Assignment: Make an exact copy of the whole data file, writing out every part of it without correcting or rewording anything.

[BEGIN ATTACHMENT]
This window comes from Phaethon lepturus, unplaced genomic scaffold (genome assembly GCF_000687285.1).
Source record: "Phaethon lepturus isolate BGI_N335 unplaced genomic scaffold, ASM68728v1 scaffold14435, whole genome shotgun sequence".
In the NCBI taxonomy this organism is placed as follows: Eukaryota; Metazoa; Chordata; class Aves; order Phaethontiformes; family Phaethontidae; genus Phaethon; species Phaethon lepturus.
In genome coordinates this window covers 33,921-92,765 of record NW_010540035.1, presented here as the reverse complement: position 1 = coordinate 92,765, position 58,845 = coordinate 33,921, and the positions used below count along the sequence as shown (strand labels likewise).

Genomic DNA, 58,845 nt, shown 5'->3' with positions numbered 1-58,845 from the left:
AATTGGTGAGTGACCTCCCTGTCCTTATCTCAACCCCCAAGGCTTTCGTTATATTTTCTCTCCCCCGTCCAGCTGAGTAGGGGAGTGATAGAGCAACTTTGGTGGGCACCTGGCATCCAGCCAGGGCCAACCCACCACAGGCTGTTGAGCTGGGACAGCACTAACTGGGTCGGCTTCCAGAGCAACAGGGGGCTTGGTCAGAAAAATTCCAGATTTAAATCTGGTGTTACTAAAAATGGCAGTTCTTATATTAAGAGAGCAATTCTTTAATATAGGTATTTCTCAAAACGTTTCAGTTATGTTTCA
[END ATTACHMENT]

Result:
This window comes from Phaethon lepturus, unplaced genomic scaffold (genome assembly GCF_000687285.1).
Source record: "Phaethon lepturus isolate BGI_N335 unplaced genomic scaffold, ASM68728v1 scaffold14435, whole genome shotgun sequence".
In the NCBI taxonomy this organism is placed as follows: Eukaryota; Metazoa; Chordata; class Aves; order Phaethontiformes; family Phaethontidae; genus Phaethon; species Phaethon lepturus.
In genome coordinates this window covers 33,921-92,765 of record NW_010540035.1, presented here as the reverse complement: position 1 = coordinate 92,765, position 58,845 = coordinate 33,921, and the positions used below count along the sequence as shown (strand labels likewise).

Genomic DNA, 58,845 nt, shown 5'->3' with positions numbered 1-58,845 from the left:
AATTGGTGAGTGACCTCCCTGTCCTTATCTCAACCCCCAAGGCTTTCGTTATATTTTCTCTCCCCCGTCCAGCTGAGTAGGGGAGTGATAGAGCAACTTTGGTGGGCACCTGGCATCCAGCCAGGGCCAACCCACCACAGGCTGTTGAGCTGGGACAGCACTAACTGGGTCGGCTTCCAGAGCAACAGGGGGCTTGGTCAGAAAAATTCCAGATTTAAATCTGGTGTTACTAAAAATGGCAGTTCTTATATTAAGAGAGCAATTCTTTAATATAGGTATTTCTCAAAACGTTTCAGTTATGTTTCA